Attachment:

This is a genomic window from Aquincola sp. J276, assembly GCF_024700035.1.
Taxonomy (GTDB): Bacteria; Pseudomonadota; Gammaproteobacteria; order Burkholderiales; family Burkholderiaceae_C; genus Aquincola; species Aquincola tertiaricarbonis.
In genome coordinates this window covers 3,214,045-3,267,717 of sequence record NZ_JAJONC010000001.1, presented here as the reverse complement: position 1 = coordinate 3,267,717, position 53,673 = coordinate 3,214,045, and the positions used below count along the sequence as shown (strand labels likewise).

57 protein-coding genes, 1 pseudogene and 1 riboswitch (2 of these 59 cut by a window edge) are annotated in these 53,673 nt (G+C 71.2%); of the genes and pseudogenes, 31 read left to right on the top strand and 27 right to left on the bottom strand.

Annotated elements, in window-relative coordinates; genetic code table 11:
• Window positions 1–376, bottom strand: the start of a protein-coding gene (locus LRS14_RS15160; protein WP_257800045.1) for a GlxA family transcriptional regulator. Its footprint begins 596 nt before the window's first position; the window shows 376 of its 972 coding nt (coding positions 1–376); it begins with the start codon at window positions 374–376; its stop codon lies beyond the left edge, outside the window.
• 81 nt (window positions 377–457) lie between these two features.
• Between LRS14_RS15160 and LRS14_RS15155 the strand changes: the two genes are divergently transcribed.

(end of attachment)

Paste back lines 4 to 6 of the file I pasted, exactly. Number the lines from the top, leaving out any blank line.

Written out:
57 protein-coding genes, 1 pseudogene and 1 riboswitch (2 of these 59 cut by a window edge) are annotated in these 53,673 nt (G+C 71.2%); of the genes and pseudogenes, 31 read left to right on the top strand and 27 right to left on the bottom strand.

Annotated elements, in window-relative coordinates; genetic code table 11:
• Window positions 1–376, bottom strand: the start of a protein-coding gene (locus LRS14_RS15160; protein WP_257800045.1) for a GlxA family transcriptional regulator. Its footprint begins 596 nt before the window's first position; the window shows 376 of its 972 coding nt (coding positions 1–376); it begins with the start codon at window positions 374–376; its stop codon lies beyond the left edge, outside the window.